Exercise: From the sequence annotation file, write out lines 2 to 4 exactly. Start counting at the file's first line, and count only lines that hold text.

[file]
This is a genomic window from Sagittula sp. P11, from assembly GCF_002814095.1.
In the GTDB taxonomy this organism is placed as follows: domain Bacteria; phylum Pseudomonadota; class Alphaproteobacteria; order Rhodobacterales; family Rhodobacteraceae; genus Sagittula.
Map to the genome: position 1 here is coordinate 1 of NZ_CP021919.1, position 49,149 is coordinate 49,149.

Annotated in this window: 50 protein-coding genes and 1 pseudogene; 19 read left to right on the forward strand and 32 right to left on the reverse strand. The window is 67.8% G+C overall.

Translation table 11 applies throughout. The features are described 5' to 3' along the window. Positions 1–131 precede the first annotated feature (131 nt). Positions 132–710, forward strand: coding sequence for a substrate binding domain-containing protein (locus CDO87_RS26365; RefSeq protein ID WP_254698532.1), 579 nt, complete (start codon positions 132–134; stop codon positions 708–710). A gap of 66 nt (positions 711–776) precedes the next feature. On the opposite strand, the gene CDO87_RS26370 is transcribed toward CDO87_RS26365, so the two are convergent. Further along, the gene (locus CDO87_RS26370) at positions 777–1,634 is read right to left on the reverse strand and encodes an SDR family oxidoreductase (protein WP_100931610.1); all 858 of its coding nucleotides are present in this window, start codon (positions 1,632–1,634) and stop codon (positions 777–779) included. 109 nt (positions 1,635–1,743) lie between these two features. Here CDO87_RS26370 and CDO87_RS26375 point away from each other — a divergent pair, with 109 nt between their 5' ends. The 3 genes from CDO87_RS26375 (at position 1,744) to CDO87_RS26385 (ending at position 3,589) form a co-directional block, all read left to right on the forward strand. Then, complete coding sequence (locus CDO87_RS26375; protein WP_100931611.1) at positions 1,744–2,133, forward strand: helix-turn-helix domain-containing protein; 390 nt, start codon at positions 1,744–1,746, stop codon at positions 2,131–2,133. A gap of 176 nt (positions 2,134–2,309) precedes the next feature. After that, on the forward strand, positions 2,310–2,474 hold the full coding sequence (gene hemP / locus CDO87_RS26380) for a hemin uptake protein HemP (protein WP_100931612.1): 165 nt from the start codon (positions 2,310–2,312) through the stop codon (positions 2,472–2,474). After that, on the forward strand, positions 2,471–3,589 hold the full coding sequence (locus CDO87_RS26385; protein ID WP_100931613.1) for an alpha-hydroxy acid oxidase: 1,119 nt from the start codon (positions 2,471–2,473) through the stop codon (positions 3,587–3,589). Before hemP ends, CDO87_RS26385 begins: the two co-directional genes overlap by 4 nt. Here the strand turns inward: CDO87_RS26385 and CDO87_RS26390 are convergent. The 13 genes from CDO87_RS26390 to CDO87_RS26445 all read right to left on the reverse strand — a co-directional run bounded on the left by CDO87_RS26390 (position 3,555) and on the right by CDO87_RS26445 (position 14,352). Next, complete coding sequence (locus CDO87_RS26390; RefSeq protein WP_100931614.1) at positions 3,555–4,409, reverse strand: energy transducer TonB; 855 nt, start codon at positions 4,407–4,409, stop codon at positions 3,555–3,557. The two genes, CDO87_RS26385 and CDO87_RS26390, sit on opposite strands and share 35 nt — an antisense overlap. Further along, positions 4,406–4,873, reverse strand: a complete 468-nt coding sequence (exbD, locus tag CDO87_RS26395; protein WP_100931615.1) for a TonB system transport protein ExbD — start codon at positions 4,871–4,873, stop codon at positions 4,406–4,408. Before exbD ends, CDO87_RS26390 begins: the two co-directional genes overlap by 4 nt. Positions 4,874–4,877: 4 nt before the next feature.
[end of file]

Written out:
In the GTDB taxonomy this organism is placed as follows: domain Bacteria; phylum Pseudomonadota; class Alphaproteobacteria; order Rhodobacterales; family Rhodobacteraceae; genus Sagittula.
Map to the genome: position 1 here is coordinate 1 of NZ_CP021919.1, position 49,149 is coordinate 49,149.

Annotated in this window: 50 protein-coding genes and 1 pseudogene; 19 read left to right on the forward strand and 32 right to left on the reverse strand. The window is 67.8% G+C overall.